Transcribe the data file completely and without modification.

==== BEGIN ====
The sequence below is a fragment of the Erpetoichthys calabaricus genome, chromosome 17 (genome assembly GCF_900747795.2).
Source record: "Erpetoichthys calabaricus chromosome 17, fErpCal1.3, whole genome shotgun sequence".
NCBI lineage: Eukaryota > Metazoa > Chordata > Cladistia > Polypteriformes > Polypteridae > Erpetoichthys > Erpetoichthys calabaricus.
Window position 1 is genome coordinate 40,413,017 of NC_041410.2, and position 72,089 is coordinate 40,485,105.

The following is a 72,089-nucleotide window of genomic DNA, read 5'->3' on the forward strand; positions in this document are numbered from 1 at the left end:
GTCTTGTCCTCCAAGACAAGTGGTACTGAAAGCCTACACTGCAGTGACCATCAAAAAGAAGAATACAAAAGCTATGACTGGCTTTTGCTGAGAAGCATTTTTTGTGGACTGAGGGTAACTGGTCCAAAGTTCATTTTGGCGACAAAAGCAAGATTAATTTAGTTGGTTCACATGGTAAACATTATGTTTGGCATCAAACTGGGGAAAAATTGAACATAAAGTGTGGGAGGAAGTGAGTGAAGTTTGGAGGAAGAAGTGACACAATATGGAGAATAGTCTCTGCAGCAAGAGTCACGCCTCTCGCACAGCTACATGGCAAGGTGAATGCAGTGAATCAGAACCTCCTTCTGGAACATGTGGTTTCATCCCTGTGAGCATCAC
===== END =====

The sequence below is a fragment of the Erpetoichthys calabaricus genome, chromosome 17 (genome assembly GCF_900747795.2).
Source record: "Erpetoichthys calabaricus chromosome 17, fErpCal1.3, whole genome shotgun sequence".
NCBI lineage: Eukaryota > Metazoa > Chordata > Cladistia > Polypteriformes > Polypteridae > Erpetoichthys > Erpetoichthys calabaricus.
Window position 1 is genome coordinate 40,413,017 of NC_041410.2, and position 72,089 is coordinate 40,485,105.

The following is a 72,089-nucleotide window of genomic DNA, read 5'->3' on the forward strand; positions in this document are numbered from 1 at the left end:
GTCTTGTCCTCCAAGACAAGTGGTACTGAAAGCCTACACTGCAGTGACCATCAAAAAGAAGAATACAAAAGCTATGACTGGCTTTTGCTGAGAAGCATTTTTTGTGGACTGAGGGTAACTGGTCCAAAGTTCATTTTGGCGACAAAAGCAAGATTAATTTAGTTGGTTCACATGGTAAACATTATGTTTGGCATCAAACTGGGGAAAAATTGAACATAAAGTGTGGGAGGAAGTGAGTGAAGTTTGGAGGAAGAAGTGACACAATATGGAGAATAGTCTCTGCAGCAAGAGTCACGCCTCTCGCACAGCTACATGGCAAGGTGAATGCAGTGAATCAGAACCTCCTTCTGGAACATGTGGTTTCATCCCTGTGAGCATCAC